Bonn, 15 January 2016 – This year will see the International Waterbird Census (IWC) being held for the 50th time with the slogan “Let’s Make It Count”. First organized in January 1967, the IWC, which is coordinated by Wetlands International, has become a permanent fixture in the ornithological calendar and is now recognized as an indispensable source of information, upon which policies to protect and manage wetlands and the waterbirds that depend on them are founded.
Over the years the IWC has extended its reach and now covers 25,000 sites in more than 100 countries with 15,000 people – both professionals and amateurs - submitting data each year, making it one of the world’s largest monitoring projects primarily dependent on “citizen science”.
There are four separate regional schemes operating under the aegis of the IWC, each covering one of the major flyways. The one relating to Africa-Eurasia is closely linked to the Agreement on the Conservation of African-Eurasian Migratory Waterbirds (AEWA) for which it is an essential aid to implementation, as the Conservation Status Report (CSR) published for each AEWA Meeting of the Parties (MOP) makes extensive use of the waterbird count data collected through the IWC along the African-Eurasian Flyway. The survey conducted in Africa-Eurasia is the result of the merger in 2011 of the previously separate counts conducted in Europe, North Africa and West Asia with the former African Waterbird Census. The other regional schemes cover Asia-Pacific, the Caribbean and the Neo-Tropics.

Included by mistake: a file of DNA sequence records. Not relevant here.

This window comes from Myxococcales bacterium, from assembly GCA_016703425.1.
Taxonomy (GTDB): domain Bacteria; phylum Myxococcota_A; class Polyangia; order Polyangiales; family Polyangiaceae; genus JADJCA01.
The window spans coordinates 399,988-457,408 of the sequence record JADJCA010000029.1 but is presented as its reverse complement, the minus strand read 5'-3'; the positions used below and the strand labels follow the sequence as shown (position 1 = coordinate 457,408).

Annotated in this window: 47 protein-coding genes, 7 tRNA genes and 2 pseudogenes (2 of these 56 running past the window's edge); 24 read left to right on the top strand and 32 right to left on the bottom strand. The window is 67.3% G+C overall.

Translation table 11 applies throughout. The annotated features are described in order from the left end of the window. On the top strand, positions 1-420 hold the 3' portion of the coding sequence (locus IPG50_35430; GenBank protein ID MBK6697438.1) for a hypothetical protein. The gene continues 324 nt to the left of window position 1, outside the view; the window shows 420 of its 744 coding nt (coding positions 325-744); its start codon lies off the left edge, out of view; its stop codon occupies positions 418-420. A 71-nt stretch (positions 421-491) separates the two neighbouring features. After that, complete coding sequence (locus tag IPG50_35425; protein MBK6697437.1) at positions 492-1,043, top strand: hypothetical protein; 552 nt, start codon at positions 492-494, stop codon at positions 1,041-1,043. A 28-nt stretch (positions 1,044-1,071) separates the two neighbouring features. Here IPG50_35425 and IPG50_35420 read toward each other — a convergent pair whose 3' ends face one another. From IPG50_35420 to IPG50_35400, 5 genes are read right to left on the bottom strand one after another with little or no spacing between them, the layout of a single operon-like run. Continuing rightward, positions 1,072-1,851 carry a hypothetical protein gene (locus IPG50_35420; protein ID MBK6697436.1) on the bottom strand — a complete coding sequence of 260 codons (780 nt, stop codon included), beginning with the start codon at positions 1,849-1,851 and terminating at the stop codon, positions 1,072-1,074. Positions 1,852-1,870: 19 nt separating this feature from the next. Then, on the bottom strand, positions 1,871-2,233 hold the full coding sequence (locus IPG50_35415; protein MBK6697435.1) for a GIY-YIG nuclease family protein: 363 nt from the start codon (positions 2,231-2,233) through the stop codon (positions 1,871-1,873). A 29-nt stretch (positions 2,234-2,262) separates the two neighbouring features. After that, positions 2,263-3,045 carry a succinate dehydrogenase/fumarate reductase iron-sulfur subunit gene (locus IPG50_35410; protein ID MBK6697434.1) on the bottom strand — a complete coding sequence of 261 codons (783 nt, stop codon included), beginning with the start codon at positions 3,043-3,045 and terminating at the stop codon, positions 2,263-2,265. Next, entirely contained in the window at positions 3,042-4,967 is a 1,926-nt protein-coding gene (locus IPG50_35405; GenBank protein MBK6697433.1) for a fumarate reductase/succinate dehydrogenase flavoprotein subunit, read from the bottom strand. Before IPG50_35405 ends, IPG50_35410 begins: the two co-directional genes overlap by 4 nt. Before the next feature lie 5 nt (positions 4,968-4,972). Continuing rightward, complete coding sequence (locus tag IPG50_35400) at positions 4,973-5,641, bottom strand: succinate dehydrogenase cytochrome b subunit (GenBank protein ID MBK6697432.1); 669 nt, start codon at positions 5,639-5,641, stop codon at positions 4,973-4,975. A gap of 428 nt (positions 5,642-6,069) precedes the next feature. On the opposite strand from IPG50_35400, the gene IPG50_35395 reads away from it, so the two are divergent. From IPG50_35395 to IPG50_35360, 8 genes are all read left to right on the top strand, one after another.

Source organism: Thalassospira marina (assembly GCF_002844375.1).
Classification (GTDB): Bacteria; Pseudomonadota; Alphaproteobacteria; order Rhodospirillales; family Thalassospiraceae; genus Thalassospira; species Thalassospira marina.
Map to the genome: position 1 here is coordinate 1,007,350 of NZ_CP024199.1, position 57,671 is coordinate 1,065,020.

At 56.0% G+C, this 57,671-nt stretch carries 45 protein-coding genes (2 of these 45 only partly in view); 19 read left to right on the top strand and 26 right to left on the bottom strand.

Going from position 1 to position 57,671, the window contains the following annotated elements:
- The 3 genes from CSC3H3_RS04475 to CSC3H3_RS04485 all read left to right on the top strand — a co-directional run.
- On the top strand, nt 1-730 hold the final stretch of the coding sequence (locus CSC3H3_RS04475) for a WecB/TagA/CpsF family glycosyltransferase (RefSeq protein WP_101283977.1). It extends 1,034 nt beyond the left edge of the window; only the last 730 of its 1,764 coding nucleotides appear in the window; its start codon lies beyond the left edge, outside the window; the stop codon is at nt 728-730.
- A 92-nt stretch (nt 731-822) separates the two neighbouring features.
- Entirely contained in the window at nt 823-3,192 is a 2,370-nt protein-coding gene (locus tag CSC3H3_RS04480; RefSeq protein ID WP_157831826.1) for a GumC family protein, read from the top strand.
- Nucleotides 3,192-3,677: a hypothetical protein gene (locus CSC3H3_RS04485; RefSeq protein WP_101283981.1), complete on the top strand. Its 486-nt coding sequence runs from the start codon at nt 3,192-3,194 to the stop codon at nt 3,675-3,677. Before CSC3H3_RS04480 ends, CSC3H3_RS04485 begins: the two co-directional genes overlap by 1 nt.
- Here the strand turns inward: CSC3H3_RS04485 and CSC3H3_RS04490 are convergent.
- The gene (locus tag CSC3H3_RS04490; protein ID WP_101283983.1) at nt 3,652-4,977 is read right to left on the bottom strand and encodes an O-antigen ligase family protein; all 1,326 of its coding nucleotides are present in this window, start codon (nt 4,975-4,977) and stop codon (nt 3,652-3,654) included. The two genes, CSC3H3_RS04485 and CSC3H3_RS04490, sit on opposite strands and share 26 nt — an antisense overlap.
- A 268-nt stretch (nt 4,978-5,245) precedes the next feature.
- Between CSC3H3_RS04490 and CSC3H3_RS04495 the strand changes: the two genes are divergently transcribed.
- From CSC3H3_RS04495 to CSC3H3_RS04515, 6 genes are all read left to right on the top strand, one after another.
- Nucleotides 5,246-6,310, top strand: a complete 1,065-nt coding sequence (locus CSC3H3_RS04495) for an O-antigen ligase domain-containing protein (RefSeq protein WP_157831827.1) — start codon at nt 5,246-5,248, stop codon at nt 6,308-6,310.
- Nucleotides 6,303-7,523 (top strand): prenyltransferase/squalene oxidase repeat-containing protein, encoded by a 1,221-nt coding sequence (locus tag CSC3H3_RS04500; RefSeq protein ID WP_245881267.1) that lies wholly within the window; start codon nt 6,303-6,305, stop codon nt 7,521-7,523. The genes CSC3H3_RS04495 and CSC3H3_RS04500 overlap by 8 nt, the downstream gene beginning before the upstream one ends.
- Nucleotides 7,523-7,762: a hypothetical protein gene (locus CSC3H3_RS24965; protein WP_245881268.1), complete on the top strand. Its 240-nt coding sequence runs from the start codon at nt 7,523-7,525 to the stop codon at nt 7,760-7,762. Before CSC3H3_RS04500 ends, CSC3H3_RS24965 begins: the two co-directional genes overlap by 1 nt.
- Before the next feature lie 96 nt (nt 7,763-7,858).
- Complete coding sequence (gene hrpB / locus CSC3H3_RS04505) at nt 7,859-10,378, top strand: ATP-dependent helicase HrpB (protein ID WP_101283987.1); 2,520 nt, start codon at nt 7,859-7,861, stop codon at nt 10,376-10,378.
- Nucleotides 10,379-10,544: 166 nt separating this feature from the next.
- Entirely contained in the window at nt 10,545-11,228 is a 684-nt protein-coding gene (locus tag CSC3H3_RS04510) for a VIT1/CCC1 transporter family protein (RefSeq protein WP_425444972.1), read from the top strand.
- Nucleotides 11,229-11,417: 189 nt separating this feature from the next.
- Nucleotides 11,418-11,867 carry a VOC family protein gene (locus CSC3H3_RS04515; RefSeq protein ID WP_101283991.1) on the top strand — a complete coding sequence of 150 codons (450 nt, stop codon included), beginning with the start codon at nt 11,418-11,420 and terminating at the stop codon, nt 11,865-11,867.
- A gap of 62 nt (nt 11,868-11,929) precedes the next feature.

Wetlands International maintains and organizes a worldwide network of national coordinators who manage teams of volunteers, many of them professional conservationists who give their time free of charge. Aggregating the returns from national counts allows Wetlands International to provide an estimate of global trends for a range of species, many of which are highly migratory and therefore several countries share responsibility for their conservation.
One of the products of Wetlands International’s collaborative efforts is the Waterbird Population Estimates information portal, where data on the status of more than 2,000 populations of qualifying species has been collected.
To celebrate this year’s landmark 50th count, Wetlands International is launching a campaign, the aim of which is to ensure the conservation of the wetlands along the world’s flyways. Wetlands host a wide variety of wildlife and perform many useful environmental functions, and have been lost at an alarming rate with almost two-thirds having disappeared since 1900.
More details about the IWC and the associated campaign are available on the Wetlands International website.
Last updated on 15 January 2016